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Infrastructure Plan Should Prioritize Fiscal Discipline and Regulatory Restraint   

Mar 6, 2018 by AFP

In 1956, President Dwight D. Eisenhower signed the National Interstate and Defense Highways Act, considered one of the greatest public works projects in history, to expand the national highway system.

Thanks to competitive economic conditions, cars became a more accessible and affordable mode of travel for everyday Americans during that time, and family trips on the highway system quickly became a major part of American life.

Today, millions of Americans travel the interstate highway system every day. The federal portion of these roads and bridges is supposed to be financed by the federal gas tax.

Decades later, President Donald Trump has now introduced a sweeping infrastructure modernization plan.

While Americans for Prosperity supports the plan’s cost-saving measures to streamline the regulatory process, AFP remains wary of details that involve spending billions of additional taxpayer dollars without first addressing wasteful and inefficient spending on non-essential projects that are often unrelated to essential roads and bridges.

Learn more about responsible infrastructure reform by watching the video below: 

Americans for Prosperity’s Chief Government Affairs Officer Brent Gardner weighed in, urging the administration to focus its efforts on reining in costly regulations and bureaucratic red tape while ensuring that our tax dollars are spent responsibly on roads and bridges rather than pet projects.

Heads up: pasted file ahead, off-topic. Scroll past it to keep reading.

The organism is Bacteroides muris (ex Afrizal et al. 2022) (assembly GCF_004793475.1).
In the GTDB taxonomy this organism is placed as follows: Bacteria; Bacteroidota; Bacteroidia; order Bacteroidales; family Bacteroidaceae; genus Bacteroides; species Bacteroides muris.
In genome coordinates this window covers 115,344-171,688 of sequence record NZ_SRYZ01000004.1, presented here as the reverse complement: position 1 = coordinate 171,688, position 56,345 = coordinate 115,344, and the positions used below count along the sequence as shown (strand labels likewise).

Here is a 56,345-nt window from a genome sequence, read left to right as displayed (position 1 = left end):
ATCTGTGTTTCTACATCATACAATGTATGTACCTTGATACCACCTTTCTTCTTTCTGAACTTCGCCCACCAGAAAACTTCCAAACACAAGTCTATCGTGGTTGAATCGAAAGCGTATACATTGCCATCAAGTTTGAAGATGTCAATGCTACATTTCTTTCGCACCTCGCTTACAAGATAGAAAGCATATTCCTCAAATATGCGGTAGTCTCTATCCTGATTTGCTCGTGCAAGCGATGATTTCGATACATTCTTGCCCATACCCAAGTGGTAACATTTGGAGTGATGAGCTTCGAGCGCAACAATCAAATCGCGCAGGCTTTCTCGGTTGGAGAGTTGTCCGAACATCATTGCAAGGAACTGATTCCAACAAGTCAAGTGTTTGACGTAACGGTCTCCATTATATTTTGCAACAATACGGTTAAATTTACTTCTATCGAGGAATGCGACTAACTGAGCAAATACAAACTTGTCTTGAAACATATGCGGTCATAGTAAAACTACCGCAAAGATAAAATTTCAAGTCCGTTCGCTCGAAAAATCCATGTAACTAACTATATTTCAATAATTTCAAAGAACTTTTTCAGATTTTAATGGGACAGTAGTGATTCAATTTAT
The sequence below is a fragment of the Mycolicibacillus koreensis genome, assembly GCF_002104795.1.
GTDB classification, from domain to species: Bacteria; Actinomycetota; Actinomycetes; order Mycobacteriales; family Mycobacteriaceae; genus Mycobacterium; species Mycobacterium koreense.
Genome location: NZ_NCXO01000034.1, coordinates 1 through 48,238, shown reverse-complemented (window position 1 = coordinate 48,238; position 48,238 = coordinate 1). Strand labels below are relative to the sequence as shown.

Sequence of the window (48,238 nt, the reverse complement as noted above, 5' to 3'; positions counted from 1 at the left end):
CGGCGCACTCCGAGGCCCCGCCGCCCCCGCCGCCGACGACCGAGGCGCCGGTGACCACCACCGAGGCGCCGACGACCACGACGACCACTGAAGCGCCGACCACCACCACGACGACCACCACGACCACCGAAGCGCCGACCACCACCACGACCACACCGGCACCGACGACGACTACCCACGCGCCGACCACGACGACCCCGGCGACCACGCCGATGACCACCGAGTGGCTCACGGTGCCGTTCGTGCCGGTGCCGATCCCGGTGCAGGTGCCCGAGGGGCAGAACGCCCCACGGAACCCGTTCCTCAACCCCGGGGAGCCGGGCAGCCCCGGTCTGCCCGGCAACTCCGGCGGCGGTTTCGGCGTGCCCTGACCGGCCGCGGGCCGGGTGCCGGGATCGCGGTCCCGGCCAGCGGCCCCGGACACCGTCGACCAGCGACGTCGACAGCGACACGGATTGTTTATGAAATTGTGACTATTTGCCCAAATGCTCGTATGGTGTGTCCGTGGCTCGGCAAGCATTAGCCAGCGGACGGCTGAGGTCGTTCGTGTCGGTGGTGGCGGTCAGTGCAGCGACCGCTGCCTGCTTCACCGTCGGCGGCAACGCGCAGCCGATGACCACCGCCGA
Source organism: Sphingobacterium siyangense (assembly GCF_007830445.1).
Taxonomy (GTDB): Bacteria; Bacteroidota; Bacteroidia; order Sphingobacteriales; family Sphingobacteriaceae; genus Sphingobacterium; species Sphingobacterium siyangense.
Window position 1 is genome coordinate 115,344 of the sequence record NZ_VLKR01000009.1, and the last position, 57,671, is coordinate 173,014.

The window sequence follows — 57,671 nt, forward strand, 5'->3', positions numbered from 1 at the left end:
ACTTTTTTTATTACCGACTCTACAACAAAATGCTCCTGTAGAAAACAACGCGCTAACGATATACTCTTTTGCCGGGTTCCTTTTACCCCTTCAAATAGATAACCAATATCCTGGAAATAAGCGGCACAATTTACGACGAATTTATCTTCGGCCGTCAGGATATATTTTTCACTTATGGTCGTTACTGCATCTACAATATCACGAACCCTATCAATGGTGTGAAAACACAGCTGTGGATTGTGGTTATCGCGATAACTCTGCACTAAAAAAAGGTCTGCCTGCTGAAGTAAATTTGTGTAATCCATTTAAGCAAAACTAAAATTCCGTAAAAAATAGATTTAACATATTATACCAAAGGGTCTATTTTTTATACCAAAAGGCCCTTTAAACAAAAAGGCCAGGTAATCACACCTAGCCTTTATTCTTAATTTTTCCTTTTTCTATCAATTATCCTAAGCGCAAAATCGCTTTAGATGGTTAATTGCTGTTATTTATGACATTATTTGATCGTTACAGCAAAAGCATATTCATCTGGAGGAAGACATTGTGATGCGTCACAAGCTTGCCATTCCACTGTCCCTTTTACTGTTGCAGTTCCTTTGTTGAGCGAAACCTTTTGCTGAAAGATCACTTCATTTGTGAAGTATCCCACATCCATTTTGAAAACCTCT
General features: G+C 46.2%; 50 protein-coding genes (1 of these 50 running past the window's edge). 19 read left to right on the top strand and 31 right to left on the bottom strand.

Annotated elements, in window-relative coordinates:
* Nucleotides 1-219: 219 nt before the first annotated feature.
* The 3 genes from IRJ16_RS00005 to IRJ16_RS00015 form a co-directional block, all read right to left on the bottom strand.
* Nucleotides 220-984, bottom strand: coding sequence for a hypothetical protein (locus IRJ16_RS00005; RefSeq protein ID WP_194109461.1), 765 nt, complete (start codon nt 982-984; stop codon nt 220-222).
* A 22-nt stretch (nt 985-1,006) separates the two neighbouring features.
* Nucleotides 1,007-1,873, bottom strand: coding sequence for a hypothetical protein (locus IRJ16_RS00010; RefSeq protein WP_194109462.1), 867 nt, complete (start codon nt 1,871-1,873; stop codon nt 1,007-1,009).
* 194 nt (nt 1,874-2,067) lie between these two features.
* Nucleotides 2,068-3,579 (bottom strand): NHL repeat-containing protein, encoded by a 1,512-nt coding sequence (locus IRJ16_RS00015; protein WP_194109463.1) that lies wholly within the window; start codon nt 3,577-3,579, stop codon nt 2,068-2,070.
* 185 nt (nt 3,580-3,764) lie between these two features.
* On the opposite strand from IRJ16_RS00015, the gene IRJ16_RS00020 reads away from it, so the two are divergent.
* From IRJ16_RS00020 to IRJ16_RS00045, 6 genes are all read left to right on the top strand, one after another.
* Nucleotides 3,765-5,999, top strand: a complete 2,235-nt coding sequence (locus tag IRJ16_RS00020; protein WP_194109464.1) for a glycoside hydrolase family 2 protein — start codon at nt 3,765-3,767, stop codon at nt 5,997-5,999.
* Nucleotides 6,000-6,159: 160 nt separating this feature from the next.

Gardner stated:

As with every proposal that spends billions of taxpayer dollars, the devil will be in the details.  And as we saw just last week with the so-called bipartisan budget agreement, details can be expensive.

During the coming months, AFP will continue to work with the administration and Congress to end costly programs and policies that drive up infrastructure costs, and to protect taxpayers from any new burdens, such as an increase in the federal gas tax. 

Americans for Prosperity and Freedom Partners Chamber of Commerce previously established a set of guiding principles for our lawmakers to use while enacting infrastructure reform.

These principles include:

  • Smarter Infrastructure Spending: Federal spending should be reserved for projects that are truly national priorities, where the federal government has an obvious role. Projects inherently state or local in nature should be considered by state and local governments. Federal gas tax dollars should be reserved for improving mobility, congestion or safety on the nation’s interstate highways, not building “bridges to nowhere.”
  • No New Burdens: Gas tax dollars should be used only for their core purpose – the construction and maintenance of road and bridge infrastructure. Lawmakers should stop diverting gas tax dollars to non-essential and wasteful projects and instead use them to pay for the road and bridge infrastructure for which they were originally intended.
  • Breaking Through Regulatory Gridlock: Free up states by providing additional flexibility for use of federal highway funds, and devolving responsibility for some or even all highway infrastructure. 

To learn more, read the full plan here.